Sorry, Scott, I don't understand your comment.
Orchestra provides a FacesContextFactory that returns an anonymous class that subclasses a base class FacesContextWrapper. This is all standard decorator behaviour.
But the orchestra FacesContextWrapper was declared package-scoped, as it isn't a class that we want other people using; it's just a base for the FacesContext instance that we return. Orchestra doesn't add any new methods to the FacesContext class.
It is the new tomahawk code that is using reflection to try to handle methods added by JSF1.2 while still building with JSF1.1. This is necessary due to a major design flaw in JSF, where adding methods in new spec releases breaks old code. When running in a JSF1.2 environment, Tomahawk's code checks whether the JSF1.2 method getELContext is present on the FacesContext instance (which was the Orchestra one). It was found (a Method object was located), so Tomahawk invoked it. But that Method was attached to a package-scoped class and therefore not invokable.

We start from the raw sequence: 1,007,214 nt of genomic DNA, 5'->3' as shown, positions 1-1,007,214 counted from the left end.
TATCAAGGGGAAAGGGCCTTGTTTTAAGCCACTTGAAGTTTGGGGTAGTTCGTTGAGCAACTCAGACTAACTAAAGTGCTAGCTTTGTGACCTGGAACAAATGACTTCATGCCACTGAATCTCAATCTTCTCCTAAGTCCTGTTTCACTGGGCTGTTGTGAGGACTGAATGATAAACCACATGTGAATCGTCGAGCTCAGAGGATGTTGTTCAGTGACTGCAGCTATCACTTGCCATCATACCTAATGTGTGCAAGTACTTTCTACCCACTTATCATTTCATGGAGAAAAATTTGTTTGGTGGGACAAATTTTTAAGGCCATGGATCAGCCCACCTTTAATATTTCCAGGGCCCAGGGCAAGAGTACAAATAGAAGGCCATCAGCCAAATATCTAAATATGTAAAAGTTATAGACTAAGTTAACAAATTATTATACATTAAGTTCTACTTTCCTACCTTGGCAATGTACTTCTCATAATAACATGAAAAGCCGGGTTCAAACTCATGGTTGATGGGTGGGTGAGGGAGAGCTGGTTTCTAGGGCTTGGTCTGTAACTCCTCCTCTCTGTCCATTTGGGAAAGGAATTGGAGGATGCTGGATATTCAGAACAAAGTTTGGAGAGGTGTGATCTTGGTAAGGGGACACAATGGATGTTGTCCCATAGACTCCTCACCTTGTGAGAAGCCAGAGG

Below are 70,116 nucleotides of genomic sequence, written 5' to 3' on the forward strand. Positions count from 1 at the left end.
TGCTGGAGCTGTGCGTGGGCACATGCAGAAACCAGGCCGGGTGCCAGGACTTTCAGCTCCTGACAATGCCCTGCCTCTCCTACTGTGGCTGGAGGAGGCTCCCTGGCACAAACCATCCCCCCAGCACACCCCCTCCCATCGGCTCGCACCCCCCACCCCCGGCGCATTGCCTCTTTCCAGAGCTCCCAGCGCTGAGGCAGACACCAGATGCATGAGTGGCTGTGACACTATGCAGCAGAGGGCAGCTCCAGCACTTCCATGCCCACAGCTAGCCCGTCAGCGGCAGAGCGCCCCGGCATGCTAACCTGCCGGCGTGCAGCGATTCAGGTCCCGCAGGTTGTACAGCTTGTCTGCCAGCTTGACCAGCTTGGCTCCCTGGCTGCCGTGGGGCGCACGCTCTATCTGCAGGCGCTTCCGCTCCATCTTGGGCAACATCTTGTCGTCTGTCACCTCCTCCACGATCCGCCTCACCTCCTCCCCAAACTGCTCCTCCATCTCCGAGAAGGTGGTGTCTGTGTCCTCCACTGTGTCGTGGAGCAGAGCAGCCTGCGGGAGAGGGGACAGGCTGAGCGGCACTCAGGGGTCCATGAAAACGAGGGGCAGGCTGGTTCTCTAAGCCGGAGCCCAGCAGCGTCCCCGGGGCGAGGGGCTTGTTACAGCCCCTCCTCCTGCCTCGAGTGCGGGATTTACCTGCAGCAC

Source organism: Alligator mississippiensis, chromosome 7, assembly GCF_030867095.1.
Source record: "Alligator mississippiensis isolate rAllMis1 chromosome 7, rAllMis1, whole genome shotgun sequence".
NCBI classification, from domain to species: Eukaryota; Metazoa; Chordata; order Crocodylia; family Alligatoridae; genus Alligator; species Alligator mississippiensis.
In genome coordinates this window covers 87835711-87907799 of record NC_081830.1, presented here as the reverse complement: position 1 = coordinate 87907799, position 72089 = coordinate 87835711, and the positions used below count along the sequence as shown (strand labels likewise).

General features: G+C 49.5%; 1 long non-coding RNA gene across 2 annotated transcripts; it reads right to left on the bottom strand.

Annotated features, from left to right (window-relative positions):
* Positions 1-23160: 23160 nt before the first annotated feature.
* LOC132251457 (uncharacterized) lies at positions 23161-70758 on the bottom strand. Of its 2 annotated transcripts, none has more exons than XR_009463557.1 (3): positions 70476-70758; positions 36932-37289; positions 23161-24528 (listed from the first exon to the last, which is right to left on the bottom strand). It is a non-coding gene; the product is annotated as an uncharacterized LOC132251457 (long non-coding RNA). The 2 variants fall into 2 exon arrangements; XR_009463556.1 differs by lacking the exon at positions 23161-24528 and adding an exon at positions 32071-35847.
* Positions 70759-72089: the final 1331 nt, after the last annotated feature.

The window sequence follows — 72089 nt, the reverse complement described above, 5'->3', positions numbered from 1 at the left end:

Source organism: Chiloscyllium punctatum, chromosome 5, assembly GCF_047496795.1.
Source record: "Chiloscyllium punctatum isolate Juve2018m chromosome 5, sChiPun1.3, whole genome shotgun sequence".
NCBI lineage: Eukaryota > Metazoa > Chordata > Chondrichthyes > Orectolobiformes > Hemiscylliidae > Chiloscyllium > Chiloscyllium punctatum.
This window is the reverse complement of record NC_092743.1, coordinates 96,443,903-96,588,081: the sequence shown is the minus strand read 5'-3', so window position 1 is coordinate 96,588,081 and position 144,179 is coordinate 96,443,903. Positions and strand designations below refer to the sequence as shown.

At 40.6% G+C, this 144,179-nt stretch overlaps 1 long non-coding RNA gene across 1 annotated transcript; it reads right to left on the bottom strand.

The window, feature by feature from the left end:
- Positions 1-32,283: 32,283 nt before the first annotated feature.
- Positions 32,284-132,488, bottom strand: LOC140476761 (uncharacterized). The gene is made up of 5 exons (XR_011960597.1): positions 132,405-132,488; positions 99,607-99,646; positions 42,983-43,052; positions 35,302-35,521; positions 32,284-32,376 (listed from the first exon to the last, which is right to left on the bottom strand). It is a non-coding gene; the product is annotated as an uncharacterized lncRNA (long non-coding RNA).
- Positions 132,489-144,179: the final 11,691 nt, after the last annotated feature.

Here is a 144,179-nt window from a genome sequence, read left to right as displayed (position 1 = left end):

As far as I can see, Tomahawk's approach is ok (although it does scare me that tomahawk is wrapping each FacesContext instance, just by being in the classpath). I hadn't considered things wrapping orchestra's FacesContextWrapper and then using reflection to invoke standard api methods on it.
Note that Tomahawk does not have separate JSF1.1 and JSF1.2 flavours; it implements just JSF1.1 except for the odd workaround in situations like this where the JSF spec is not backwards-compatible.
Do you think there is something wrong with either Tomahawk or Orchestra here (except the logging issue I noted, and possible delegation problems as described in